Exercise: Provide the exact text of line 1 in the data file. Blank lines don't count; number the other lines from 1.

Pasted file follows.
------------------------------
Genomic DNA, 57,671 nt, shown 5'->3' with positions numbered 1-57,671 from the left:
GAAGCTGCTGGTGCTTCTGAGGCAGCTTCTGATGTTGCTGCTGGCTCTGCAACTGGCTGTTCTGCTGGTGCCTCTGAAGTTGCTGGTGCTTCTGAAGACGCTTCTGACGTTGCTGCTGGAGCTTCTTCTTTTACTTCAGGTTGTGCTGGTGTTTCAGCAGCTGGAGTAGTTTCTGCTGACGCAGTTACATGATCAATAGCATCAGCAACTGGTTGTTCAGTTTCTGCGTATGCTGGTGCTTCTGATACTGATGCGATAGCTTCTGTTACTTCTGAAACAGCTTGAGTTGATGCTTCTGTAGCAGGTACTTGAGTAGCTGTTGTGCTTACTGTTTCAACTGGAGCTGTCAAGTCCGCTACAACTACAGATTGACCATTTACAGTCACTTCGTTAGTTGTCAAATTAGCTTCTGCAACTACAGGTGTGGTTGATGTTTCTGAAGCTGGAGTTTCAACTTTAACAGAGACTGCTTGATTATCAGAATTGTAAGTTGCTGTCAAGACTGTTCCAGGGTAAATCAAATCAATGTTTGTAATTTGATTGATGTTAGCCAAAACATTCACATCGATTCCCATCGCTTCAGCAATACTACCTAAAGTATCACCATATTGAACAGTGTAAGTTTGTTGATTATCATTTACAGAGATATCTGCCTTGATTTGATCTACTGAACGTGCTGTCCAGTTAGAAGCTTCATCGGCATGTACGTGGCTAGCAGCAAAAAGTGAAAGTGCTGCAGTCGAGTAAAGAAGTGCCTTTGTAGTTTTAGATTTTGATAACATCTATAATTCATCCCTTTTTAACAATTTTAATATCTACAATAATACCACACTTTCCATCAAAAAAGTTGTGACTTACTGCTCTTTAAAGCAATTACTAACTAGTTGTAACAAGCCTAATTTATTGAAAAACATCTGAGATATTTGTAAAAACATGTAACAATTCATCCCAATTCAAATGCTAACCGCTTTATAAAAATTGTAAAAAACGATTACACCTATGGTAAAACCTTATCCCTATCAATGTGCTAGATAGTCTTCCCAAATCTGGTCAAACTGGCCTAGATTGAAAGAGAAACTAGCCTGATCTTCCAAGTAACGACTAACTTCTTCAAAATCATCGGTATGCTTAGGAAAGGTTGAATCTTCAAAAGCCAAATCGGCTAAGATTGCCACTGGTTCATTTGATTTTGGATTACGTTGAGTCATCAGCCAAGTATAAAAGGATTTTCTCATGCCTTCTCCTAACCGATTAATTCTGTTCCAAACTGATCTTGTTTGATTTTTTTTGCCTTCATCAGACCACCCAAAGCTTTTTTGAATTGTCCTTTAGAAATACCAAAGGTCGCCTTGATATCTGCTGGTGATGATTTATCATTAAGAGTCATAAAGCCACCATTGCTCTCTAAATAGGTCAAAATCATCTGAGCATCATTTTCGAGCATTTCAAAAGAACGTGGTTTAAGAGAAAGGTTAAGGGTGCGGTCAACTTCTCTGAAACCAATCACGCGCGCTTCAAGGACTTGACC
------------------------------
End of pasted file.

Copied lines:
Genomic DNA, 57,671 nt, shown 5'->3' with positions numbered 1-57,671 from the left: